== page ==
When it comes to your dental health, floss is arguably the most impactful thing you can use. But, flossing regularly is a common struggle for many of my patients. With so many other things going on, flossing can often fall to the bottom of the priority list.
There are many avoidable problems that can be prevented, and save time and energy in the long-run, by spending a couple minutes flossing your teeth.
Floss can go where no toothbrush has been.
Throughout the day, tiny food particles get lodged between the teeth and gum, forming plaque. This plaque will build up over time to form tartar, a thick build up that must be removed by the dentist. The key is to remove the tiny food particles and plaque on your own. Flossing plays a major role in removing this debris as some of this build-up cannot be reached by a toothbrush. If this build-up is not removed, many dental problems can occur. Tartar buildup can lead to gingivitis and gum disease. Flossing goes the extra mile by getting in the tight spaces and removing much of the food and plaque a toothbrush and mouthwash can’t moving, helping prevent gum disease, cavities and halitosis.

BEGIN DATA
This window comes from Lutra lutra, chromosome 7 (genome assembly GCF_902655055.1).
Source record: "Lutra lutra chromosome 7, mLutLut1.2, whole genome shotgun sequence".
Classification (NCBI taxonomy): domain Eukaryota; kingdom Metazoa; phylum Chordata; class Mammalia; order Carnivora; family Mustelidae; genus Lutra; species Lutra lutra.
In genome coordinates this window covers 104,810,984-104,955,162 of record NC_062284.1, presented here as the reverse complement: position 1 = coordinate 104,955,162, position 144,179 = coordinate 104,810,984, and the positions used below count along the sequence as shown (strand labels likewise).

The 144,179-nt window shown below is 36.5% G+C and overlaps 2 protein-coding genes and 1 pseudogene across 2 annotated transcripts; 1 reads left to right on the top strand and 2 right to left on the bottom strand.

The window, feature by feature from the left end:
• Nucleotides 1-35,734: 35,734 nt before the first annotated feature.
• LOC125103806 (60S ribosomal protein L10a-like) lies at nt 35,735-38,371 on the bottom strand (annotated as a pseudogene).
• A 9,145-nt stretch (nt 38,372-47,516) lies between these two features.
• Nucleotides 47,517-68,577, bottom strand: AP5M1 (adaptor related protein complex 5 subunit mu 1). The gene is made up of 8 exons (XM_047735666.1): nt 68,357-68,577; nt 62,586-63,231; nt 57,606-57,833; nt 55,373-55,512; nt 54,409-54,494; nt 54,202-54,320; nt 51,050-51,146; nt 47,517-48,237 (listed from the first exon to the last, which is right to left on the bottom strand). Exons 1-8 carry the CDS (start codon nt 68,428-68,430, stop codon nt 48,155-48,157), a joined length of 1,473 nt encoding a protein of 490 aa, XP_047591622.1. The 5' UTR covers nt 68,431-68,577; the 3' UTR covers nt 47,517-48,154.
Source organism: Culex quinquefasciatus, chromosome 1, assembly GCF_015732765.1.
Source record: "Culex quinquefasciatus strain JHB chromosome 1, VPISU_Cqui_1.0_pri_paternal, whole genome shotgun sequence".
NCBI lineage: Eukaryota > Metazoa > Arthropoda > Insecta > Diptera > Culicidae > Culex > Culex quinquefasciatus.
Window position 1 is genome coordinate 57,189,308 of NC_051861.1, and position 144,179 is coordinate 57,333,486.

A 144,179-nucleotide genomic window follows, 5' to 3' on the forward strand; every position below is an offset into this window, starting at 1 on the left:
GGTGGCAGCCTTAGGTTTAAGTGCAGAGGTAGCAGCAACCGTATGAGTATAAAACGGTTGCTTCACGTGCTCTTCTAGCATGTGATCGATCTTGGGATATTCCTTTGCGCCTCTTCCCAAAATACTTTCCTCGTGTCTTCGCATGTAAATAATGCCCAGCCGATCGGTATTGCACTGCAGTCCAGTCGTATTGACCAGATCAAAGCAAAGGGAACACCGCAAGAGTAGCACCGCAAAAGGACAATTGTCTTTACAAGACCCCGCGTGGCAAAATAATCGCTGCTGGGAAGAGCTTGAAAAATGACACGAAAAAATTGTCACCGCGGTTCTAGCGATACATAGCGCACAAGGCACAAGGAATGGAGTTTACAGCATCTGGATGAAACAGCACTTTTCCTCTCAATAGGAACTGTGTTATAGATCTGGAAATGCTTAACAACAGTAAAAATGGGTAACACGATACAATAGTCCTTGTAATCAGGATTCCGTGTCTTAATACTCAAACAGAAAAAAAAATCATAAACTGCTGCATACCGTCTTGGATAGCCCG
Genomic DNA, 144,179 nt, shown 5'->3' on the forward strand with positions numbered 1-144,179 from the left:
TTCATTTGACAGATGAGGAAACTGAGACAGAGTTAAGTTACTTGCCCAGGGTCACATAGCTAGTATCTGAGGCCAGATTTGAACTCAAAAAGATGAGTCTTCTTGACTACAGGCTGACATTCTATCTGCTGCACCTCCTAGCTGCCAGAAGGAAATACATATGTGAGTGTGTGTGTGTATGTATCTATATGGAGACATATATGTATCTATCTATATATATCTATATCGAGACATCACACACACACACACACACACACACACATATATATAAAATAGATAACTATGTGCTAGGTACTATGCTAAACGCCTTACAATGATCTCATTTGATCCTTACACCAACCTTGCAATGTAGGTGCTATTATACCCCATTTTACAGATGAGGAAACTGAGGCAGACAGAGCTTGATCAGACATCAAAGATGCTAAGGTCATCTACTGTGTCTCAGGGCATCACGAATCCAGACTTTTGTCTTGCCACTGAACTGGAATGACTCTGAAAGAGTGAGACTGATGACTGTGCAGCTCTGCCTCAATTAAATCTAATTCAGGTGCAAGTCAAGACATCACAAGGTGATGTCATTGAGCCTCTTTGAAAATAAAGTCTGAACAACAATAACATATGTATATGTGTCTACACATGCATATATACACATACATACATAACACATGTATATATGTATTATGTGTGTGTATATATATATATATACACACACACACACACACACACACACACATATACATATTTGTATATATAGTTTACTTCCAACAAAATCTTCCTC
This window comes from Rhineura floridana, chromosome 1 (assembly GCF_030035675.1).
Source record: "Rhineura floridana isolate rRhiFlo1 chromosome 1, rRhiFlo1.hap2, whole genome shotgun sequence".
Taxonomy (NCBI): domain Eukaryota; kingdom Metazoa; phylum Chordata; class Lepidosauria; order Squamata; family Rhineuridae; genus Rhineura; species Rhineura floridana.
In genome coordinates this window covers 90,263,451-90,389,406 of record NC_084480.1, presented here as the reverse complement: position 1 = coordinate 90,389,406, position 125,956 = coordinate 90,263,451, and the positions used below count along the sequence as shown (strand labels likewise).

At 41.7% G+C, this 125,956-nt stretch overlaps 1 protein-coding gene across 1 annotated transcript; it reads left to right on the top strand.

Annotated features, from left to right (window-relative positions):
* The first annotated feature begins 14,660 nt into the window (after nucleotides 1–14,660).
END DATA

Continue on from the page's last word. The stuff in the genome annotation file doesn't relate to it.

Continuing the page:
Flossing can save you money.
Health care costs are rising and insurance benefits are diminishing, so it pays to take preventative measures to reduce medical expenses. A container of floss costs around two dollars, and it is free if you visit your local dentist! Flossing regularly will maybe cost you twenty dollars, or less, a year. The costs of not flossing are much, much more. If problems described above are not prevented, the procedures to correct gum disease, cavities, tooth decay and more, are not cheap. By flossing, you can avoid the costly dental procedures that are often not covered by regular dental insurance and can add up to thousands of dollars in bills.
You could lose your teeth (if you don’t).
The bacteria-laden tartar and plaque discussed above can spread even deeper below the gum line, causing severe gum disease and gingivitis. Gingivitis, the mildest form of periodontal disease, is often reversible with diligent home care. If left unchecked, gingivitis can progress into more severe periodontal disease, a leading cause of tooth loss. In layman’s terms, flossing can lead to eventual tooth and bone loss.
What if you are already showing signs of gingivitis or other oral diseases?
If you’re showing warning signs, please go and see your dentist. Mild gum disease may be controlled by routine professional teeth cleanings and more diligent flossing and brushing. Gingivitis and early periodontitis can be kept under control but it is better to act now!
Flossing only takes a few minutes every day and adds little to the cost of toothpaste, toothbrushes and mouthwash. Flossing is a small, simple step that can have huge implications for your mouth, teeth, gums and wallet.